#WeNeedDiverseBooks (and diverse everything else too)

In case you missed it, the YA community is spearheading a charge for increased diversity in contemporary literature. The #WeNeedDiverseBooks campaign is amazing, and you can find out how to participate here.

For my part, I’m tweeting and re-tweeting, and I’m writing diverse stories, and I’m now (as ever) sharing my own personal thoughts and experiences.

Last night, I caught a rerun of the 60s television show Bewitched, which I used to love as a kid. The hijinks of a witch and her ad exec husband — what’s not to like? Best of all, they had a kid. A HALFIE kid. Like me. And even though little Tabitha didn’t do a whole lot in the story, I adored her. She was one of the few “biracial” characters I knew growing up.

The-Bewitched-family-bewitched-2432674-495-608 cast Counselor-Deanna-Troi-counselor-deanna-troi-24182625-1533-2269

Other favorites included Evie, the half-alien star of Out of This World, and Deanna Troi on Star Trek: The Next Generation, who was half-Betazed. Noticing a pattern, anyone?

There’s more. My favorite Disney princess was Belle, a brown-haired, brown-eyed book lover, and my favorite anime character was Sailor Jupiter, a brown-haired, brown-eyed tomboy. No matter that they were French or Japanese, respectively. I was looking for myself in stories, and these were the closest resemblances that I could find. Not precisely right, but better than nothing.

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Now imagine a kid who can’t see herself anywhere. Not even in these pale approximations. The idea of that honestly makes me cry.

We need diverse books — and movies, and music, and teachers, and business leaders, and politicians, and everything else. We need them, and we shouldn’t have to justify why. The reasons are pretty evident.

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7 Comments

  1. Yes, M’aam!!! I was lucky growing up, in that there were plenty of characters that looked like me. But my friends were the ones who were under-represented…and when I looked to them, I saw myself in a more truthful way. xx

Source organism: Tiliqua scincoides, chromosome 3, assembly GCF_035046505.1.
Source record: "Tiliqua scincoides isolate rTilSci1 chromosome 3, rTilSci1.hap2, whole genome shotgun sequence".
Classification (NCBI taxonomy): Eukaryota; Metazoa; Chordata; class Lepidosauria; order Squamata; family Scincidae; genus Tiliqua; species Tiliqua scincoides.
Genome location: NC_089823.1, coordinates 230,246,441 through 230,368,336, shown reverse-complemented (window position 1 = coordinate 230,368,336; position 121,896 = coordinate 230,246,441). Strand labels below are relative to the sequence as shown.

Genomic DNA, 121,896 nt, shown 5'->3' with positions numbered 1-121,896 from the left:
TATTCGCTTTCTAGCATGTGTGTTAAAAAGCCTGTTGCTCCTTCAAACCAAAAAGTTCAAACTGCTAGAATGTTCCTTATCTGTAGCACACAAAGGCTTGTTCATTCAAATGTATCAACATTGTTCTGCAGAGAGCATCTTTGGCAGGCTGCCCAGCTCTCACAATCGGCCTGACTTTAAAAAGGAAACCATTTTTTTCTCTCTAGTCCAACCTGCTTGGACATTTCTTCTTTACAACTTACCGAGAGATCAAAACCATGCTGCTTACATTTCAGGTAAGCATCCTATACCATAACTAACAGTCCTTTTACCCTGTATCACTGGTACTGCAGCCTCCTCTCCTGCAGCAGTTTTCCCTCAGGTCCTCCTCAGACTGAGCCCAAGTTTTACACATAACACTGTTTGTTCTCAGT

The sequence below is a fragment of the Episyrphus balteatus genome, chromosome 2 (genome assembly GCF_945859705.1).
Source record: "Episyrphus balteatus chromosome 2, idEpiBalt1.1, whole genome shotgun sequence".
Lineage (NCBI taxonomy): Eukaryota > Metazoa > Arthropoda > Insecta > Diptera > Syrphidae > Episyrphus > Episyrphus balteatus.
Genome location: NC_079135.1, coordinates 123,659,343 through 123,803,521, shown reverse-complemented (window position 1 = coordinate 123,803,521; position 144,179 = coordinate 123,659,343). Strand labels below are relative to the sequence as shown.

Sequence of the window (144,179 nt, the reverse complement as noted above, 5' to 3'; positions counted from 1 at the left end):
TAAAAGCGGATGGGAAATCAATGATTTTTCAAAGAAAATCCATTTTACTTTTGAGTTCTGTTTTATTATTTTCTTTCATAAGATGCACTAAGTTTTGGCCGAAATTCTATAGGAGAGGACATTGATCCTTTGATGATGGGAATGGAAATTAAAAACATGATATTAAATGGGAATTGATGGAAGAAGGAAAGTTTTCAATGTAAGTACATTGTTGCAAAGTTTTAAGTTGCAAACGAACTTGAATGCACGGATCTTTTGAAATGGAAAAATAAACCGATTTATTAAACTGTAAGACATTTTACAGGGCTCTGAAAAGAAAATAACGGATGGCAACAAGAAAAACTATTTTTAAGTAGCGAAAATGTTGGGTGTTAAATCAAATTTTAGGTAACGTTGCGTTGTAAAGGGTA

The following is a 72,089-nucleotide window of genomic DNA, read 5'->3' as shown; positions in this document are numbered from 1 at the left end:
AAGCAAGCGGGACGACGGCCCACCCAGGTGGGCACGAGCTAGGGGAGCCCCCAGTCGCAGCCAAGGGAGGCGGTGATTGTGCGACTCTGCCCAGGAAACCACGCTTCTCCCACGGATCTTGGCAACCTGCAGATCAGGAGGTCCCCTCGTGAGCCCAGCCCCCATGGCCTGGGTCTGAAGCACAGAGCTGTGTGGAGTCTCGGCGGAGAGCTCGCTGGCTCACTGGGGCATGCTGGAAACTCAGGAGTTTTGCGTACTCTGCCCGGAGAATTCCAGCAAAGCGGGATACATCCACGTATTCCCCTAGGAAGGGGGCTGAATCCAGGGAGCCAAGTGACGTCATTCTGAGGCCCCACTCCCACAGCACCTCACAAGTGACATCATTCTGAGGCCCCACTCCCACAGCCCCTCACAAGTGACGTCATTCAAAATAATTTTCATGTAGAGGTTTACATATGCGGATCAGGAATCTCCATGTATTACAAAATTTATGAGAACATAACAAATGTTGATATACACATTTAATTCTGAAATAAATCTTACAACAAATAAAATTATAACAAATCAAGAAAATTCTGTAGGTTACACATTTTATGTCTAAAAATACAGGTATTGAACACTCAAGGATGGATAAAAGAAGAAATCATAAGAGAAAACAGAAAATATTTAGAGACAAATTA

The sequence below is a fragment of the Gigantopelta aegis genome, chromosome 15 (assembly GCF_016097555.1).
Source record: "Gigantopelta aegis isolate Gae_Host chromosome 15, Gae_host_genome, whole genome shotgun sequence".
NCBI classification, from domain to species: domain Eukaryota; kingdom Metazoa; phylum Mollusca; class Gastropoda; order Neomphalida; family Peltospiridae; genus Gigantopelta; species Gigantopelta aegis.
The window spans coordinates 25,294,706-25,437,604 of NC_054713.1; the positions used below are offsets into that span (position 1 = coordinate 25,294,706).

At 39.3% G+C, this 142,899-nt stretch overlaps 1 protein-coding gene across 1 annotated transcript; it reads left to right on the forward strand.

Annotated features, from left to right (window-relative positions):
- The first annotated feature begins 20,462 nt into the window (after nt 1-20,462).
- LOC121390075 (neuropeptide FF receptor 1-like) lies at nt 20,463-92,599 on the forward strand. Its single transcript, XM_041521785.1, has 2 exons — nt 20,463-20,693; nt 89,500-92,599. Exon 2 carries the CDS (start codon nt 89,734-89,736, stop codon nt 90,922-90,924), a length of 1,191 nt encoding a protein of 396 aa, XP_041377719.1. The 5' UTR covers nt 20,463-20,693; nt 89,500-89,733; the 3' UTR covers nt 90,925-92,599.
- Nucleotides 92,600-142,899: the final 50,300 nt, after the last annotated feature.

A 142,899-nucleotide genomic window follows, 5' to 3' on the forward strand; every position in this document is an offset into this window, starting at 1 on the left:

• “… and when I looked to them, I saw myself in a more truthful way.” – YES! True for me too, when I got to experience non-halfie stories. :)

  2. yogadog

    Agreed. May I add, I think the same is true of gender. At the risk of showing my age, I found plenty of characters that looked like me growing up, but they were all rather boring. The truly interesting stuff was reserved for the boys. I didn’t realize what an affect that had on me until sometime after law school, when it finally dawned on me that I kept dating the “wrong men” because I wasn’t picking men I wanted to be with, I was picking men I wanted to be.

    • Julia-
      You may ALWAYS add. :) And yes, absolutely! By no means does “diversity” cover ONLY race. It’s a whole spectrum — race, class, sexuality, disability, etc. I truly want everyone to be able to see themselves in this world. :)

  3. I thought of your post when I read this article: http://tinyurl.com/ku6qqd9

    I’m going to write a blog post about this, because The Movement could have been a better comic, too. Still, it’s too bad, just because so few comics are even trying in this area. The good news is that there’s a much better book right now: Ms. Marvel, which about a teenage Pakistani-American girl who gets superpowers.

    One of her superpowers is changing her appearance, and her first instinct is to be tall and blonde and blue-eyed (and in a sexy costume), like the original Ms. Marvel (whom she idolizes). This means that her strict Muslim parents won’t know what she’s up to when they see her exploits on TV, but I expect she’ll think more about the implications of that decision in future issues (the book is just getting started).

    • Thanks for thinking of me! And yes, I’ve heard good things about Ms. Marvel and the potential for exploring her feelings and choices in regards to her appearance and identity. :)

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